Wild Court

An international poetry journal based in the English Department of King’s College London

Three poems by Hannah Lowe

image © Dirk Skiba


    Sonnet for the British-Born


And suddenly, new language: ‘British-Born’,
for kids who grew up on terraces in Leeds
or tower blocks in Bow, and at weekends tied
their bootlaces for footie on the lawn
and went to college to study Sports or Business
or Car Mechanics and spoke with accents thick
as Yorkshire mud or London bullet-quick –
bare good and innit – and were as British as

a pack of salt-and-vinegar, and no,
his teacher hadn’t noticed him withdrawing
and no, his mother hadn’t wondered who
he called at 2am in the blue lit bedroom
of their bungalow, though despite her scrubbing,
the words still clear on their garden wall: ‘Go Home’.


    The Only English Kid


When the debate got going on ‘Englishness’,
I’d pity the only English kid – poor Johnny
in his spotless Reeboks and blue Fred Perry.
He had a voice from history: Dunno-miss,
Yes-miss, No-miss – all treacly-cockney,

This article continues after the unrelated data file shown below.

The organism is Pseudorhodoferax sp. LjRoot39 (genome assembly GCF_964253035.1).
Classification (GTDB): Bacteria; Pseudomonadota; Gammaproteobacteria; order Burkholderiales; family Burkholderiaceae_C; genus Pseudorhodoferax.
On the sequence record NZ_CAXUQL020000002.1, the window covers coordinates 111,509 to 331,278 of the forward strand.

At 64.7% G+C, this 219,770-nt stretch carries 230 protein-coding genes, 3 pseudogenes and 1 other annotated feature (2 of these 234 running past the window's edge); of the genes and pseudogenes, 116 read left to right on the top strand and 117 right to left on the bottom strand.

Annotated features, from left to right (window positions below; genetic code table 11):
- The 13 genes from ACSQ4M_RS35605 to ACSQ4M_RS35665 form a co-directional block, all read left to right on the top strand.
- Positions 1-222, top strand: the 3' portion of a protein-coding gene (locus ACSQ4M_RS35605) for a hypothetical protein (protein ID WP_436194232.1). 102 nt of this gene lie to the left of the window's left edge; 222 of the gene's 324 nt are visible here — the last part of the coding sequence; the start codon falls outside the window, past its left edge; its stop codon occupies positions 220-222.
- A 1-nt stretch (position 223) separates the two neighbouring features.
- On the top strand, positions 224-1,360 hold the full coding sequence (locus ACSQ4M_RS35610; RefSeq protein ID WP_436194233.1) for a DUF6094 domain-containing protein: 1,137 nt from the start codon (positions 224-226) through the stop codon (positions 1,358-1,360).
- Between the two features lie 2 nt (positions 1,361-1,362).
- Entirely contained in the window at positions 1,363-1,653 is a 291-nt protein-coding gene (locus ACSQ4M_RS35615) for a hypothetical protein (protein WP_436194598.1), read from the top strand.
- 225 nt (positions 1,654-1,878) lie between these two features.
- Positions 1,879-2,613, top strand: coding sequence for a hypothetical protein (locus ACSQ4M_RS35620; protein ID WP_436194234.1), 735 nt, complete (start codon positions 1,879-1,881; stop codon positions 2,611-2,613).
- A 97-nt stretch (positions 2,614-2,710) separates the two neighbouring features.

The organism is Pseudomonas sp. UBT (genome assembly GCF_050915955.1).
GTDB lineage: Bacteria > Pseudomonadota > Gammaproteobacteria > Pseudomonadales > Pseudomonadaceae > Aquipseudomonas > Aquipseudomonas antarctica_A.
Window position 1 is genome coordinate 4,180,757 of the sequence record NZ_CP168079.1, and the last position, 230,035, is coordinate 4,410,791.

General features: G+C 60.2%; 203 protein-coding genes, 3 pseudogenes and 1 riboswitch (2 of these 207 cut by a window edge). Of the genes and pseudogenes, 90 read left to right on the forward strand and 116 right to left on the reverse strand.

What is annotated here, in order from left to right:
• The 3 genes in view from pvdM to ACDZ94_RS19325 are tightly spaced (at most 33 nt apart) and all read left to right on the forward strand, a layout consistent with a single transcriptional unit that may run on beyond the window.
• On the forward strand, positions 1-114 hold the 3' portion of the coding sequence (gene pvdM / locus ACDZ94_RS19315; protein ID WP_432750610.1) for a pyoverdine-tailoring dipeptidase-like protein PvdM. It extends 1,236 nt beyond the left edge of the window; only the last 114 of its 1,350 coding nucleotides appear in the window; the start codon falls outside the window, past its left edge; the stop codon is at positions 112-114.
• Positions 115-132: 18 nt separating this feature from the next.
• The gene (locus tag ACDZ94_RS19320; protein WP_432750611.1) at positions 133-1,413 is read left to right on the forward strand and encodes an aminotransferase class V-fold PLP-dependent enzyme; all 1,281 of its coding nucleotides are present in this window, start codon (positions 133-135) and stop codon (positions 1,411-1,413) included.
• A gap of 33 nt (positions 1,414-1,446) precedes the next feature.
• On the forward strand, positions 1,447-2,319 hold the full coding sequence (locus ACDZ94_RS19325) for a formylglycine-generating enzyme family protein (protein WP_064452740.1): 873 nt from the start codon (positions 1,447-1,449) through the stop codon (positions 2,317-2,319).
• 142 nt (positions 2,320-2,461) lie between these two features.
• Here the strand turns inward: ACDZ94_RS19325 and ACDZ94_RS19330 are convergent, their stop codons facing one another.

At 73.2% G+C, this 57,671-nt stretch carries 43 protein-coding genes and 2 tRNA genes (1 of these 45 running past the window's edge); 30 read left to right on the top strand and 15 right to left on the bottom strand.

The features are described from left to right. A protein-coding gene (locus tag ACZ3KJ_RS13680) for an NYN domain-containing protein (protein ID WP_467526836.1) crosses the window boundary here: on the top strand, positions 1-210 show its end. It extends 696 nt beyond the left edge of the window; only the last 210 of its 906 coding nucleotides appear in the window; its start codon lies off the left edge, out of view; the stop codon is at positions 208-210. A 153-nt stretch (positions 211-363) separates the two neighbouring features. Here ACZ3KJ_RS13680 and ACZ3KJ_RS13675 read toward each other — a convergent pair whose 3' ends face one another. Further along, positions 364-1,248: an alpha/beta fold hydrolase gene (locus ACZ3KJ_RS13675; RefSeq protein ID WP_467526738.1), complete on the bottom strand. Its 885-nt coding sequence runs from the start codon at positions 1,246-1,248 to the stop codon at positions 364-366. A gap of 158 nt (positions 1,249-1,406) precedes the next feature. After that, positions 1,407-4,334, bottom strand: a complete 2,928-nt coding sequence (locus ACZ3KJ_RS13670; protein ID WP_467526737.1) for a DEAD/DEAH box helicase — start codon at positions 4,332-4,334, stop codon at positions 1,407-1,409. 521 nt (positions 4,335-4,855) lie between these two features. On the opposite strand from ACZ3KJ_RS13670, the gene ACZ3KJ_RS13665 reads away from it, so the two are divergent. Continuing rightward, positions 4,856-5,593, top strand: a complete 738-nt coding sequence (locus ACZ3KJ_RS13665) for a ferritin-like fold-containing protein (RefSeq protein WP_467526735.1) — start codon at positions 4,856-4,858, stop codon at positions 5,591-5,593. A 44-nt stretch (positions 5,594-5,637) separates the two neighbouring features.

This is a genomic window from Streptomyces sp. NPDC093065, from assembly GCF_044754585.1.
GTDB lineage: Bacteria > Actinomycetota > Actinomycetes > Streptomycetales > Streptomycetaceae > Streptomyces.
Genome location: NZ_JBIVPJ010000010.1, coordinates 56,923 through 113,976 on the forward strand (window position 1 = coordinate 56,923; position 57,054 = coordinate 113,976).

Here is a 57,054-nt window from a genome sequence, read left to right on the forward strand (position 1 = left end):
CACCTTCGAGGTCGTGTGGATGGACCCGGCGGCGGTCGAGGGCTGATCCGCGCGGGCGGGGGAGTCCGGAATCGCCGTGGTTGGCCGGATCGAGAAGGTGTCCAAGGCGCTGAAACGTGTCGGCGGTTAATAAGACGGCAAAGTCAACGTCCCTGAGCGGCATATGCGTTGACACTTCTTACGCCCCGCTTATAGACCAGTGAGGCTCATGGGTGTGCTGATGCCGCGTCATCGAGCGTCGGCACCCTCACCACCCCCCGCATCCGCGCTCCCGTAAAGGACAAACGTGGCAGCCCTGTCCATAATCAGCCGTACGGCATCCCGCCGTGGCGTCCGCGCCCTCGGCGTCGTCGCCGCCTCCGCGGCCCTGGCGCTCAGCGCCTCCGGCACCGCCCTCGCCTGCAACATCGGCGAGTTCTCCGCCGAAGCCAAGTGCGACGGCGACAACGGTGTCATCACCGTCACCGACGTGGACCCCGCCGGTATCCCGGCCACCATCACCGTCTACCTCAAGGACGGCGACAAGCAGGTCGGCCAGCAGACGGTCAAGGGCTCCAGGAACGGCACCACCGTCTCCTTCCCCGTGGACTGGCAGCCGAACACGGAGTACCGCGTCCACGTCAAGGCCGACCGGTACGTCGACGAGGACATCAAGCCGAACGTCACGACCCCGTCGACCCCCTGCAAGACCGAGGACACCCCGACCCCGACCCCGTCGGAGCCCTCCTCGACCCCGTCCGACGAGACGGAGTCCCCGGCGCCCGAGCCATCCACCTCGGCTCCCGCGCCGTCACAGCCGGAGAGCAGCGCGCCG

rag-and-bone – and while the others claimed Poland,
Ghana, Bulgaria, and shook off England
like the wrong team’s shirt, John brewed his tea

exclusively on Holloway Road. So when Aasif
mourned the George Cross banner swinging freely
like a warning from his neighbour’s roof —
the subway tunnel sprayed with ‘Muslim Scum’ —
poor John would sit there quietly, looking guilty
for all the awful things he hadn’t done.


    The Only Black Girl


The kids flicked names at her like Ludo counters,
not just for being black, but for living, like I did,
the wrong side of the tracks – no million-quid
mock-Tudors in Forest Gate or Ilford. Scrounger,
jew-girl, sponger. But Natalie was a fighter,
a whadyou-call-me poke-and-puncher. She smacked
and shoved her way into a tighter crook –
the office – where a gang of teachers caught her

and that was that. Then later, when some mother-
or-the-other saw my dad parked up,
I caught a blow or two – oi pick-n-mixer!
white wog! But I had skin the kids forgot
and none of Natalie’s fire: there was no wallop
or slap in the hands I clenched inside my pockets.






One response to “Three poems by Hannah Lowe”

  1. Daily Helping for February 9th, 2023 - Hannah Lowe - Three Poems - The Daily Hart avatar

    […] poems that chronicle just how cruel we’re all seemingly capable of being to each other. But Three Poems by Hannah Lowe certainly falls into that category. They may be short, but they encompass a […]